DAYTON, Ohio — Sopwith F-1 Camel at the National Museum of the United States Air Force. (U.S. Air Force photo)The Sopwith Camel was a British World War I single-seat biplane fighter put into service in 1917. Manufactured by Sopwith Aviation Company, it had what is called a “short coupled” fuselage (meaning that much of the weight which was the result of two machine guns, the engine, pilot, and fuel tank which represented 90% of the aircraft weight) was concentrated within seven feet of the aircraft nose. The location of the weight along with a strong gyroscopic effect from the engine made this airplane a challenge to fly!
Though difficult to handle, to an experienced pilot it provided unmatched maneuverability. It was a superlative fighter and was credited with shooting down 1,294 enemy aircraft, more than any other allied fighter of the War.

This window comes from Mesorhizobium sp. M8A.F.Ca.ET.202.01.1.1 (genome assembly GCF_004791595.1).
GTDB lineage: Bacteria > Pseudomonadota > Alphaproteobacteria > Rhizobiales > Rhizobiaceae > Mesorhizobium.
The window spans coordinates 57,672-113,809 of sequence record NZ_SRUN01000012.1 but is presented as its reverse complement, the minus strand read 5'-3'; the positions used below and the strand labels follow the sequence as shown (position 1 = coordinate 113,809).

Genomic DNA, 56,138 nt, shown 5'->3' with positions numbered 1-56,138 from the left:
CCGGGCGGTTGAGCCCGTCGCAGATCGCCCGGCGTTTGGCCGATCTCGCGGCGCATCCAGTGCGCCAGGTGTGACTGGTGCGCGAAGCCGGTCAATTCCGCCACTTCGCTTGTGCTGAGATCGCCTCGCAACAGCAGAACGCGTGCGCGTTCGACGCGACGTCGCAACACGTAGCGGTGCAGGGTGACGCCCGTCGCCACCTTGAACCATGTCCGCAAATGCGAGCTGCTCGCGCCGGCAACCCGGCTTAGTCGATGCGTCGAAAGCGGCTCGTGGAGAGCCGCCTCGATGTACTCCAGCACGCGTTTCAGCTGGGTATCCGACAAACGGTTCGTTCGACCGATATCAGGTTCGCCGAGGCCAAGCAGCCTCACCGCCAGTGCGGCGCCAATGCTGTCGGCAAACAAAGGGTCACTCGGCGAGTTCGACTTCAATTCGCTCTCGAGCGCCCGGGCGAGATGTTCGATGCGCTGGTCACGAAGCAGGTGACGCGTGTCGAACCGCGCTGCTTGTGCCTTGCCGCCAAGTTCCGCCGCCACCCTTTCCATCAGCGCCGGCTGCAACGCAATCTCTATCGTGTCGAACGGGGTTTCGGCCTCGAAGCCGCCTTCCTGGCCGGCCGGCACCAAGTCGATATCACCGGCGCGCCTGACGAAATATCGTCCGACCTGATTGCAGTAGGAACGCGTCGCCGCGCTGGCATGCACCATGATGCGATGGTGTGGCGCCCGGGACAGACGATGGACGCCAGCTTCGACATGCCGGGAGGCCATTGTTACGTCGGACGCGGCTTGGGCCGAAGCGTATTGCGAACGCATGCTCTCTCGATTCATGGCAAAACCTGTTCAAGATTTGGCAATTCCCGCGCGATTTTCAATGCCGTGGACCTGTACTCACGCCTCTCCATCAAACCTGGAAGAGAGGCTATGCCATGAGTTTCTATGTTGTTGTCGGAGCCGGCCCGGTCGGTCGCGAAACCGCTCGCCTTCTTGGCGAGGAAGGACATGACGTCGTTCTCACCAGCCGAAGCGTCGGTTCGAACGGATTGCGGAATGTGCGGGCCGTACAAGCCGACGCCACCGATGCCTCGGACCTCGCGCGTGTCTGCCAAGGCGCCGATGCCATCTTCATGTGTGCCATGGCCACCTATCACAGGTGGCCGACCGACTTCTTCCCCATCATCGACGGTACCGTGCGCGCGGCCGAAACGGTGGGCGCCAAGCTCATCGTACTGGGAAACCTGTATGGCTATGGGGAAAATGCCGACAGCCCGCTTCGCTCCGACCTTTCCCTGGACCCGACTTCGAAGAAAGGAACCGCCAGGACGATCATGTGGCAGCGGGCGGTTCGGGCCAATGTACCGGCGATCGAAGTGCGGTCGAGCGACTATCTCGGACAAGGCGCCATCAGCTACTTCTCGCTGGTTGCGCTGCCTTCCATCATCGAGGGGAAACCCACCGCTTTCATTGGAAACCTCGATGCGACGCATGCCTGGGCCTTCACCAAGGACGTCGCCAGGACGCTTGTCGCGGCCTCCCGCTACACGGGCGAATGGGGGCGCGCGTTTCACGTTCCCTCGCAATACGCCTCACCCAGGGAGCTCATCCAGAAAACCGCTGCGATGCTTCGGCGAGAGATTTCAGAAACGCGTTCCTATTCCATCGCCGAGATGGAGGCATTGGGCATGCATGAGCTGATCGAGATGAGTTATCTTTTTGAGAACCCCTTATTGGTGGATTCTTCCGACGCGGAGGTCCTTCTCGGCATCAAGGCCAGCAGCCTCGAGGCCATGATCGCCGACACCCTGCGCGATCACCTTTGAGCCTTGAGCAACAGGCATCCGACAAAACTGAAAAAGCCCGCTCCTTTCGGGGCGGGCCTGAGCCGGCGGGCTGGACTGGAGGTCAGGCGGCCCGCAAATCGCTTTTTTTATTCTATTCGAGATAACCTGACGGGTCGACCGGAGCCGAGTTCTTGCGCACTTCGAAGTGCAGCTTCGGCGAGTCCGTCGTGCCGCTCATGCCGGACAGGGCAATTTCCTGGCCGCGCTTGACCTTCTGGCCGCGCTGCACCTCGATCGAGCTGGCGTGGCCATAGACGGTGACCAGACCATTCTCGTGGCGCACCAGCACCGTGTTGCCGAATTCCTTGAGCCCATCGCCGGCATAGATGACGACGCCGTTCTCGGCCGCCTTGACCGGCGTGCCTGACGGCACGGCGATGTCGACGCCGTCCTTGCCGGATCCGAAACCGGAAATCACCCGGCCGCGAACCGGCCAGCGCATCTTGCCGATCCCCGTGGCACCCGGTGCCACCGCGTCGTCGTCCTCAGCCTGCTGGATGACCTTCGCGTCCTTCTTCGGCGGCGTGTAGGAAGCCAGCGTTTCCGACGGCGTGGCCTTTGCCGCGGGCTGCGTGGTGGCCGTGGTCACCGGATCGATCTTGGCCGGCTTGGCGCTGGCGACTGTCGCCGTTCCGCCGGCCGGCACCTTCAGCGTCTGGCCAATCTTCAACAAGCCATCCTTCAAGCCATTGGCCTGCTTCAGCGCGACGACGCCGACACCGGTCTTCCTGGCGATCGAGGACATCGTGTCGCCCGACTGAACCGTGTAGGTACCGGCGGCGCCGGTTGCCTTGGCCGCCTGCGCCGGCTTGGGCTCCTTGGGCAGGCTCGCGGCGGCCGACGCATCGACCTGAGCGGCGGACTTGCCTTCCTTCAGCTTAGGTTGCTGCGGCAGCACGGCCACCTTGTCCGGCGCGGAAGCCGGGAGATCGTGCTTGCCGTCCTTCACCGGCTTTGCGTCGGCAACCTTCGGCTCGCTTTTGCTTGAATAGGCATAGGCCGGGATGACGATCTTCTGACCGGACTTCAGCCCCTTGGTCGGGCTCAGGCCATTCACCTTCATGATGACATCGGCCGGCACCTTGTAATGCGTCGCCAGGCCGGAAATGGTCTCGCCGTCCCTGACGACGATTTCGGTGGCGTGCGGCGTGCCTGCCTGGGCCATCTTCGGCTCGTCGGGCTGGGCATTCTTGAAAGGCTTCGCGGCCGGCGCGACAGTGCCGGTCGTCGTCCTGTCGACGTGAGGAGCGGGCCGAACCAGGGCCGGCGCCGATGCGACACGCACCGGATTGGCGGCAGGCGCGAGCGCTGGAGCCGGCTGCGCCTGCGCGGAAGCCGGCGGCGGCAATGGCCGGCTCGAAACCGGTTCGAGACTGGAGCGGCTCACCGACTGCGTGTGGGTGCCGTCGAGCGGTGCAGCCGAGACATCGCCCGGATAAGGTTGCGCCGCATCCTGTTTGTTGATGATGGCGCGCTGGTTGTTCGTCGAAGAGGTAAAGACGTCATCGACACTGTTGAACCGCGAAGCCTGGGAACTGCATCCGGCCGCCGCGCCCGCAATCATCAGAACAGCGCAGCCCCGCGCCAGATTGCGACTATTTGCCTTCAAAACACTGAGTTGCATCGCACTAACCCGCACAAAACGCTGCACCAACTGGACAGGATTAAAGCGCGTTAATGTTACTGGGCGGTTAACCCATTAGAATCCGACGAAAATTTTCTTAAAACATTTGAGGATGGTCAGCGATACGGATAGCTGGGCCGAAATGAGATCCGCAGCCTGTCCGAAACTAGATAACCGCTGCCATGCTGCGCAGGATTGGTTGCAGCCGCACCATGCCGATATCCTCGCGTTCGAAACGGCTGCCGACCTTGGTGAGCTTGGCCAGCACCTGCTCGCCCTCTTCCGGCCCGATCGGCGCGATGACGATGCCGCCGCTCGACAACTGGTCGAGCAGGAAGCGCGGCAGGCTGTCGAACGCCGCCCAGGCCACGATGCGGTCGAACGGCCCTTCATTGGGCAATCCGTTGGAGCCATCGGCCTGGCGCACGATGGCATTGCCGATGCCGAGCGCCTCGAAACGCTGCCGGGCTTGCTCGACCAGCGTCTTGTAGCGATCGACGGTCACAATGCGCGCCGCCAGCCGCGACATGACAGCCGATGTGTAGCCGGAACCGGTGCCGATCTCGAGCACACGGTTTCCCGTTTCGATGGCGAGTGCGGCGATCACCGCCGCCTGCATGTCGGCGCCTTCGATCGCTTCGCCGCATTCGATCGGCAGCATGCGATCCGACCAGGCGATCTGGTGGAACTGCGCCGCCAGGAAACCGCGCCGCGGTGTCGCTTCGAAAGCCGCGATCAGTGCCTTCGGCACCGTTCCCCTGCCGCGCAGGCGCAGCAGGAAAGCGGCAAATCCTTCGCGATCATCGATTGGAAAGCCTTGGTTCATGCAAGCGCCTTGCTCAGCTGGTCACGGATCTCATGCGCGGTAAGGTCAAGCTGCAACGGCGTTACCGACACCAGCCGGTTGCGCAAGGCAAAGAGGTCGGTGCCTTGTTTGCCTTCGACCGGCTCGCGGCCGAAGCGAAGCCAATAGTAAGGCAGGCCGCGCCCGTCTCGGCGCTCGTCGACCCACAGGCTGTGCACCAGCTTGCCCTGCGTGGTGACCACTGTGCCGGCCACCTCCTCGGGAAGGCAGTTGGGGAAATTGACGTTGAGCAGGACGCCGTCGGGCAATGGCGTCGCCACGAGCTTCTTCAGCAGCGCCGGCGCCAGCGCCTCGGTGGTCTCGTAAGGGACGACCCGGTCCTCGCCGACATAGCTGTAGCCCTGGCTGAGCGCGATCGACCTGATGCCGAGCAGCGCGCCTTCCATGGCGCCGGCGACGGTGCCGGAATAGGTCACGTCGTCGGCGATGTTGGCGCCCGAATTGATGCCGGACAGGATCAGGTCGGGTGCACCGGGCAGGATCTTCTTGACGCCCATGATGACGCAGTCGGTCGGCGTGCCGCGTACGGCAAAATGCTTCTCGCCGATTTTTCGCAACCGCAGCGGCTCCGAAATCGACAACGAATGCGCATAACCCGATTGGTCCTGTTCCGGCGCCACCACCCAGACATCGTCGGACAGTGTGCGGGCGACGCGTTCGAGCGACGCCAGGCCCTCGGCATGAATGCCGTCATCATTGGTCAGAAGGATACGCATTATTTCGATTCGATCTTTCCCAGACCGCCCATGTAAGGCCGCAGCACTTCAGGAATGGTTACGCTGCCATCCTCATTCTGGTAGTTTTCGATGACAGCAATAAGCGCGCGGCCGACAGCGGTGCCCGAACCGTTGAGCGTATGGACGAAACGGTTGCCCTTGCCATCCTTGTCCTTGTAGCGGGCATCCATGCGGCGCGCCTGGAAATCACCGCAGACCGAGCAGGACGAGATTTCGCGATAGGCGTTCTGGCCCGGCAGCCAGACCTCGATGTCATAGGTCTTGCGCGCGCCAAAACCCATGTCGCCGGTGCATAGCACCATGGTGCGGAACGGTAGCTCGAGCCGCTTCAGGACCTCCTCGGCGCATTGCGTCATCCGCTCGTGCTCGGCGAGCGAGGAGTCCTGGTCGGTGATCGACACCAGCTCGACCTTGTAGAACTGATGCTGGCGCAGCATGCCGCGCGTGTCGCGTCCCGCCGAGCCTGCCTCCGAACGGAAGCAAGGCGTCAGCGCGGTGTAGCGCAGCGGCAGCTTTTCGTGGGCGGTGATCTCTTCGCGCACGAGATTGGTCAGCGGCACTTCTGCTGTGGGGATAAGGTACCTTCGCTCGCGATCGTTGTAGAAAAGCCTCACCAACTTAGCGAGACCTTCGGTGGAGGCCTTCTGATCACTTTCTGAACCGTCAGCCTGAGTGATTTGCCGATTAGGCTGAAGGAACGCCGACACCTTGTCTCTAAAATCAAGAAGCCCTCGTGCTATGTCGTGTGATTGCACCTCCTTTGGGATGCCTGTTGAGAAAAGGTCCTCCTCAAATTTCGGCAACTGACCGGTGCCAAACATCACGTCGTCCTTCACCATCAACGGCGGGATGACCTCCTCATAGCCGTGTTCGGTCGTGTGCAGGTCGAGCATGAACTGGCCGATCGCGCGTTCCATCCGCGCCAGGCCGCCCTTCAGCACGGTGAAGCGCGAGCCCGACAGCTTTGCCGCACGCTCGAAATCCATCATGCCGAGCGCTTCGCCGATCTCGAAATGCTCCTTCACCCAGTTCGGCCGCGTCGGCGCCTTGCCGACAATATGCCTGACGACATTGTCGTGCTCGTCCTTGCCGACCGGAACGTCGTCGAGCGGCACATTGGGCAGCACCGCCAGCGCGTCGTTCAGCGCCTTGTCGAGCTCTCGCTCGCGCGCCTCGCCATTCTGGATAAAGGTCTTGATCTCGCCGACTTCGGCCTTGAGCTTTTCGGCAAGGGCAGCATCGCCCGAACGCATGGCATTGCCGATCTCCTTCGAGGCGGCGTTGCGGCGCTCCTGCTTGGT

The Camel prototype was first flown in December 1916 and was powered by a 110 HP Clerget 9Z rotary engine. It was the first time an operational British-designed fighter had two machine guns that fired through the propeller disc. A metal fairing over the gun breeches, intended to protect the guns from freezing at altitude, created a “hump” that led to the name of Camel.
The Camel did not have a system for varying the incidence of the tailplane, thus the pilot had to apply constant forward pressure on the control stick to maintain a level attitude at low altitude. 5,490 Camels were built.
Wingspan 28 feet Length 18 feet, nine inches Empty weight 930 pounds
Loaded weight 1,455 pounds Stall speed 48 MPH Maximum speed 115 MPH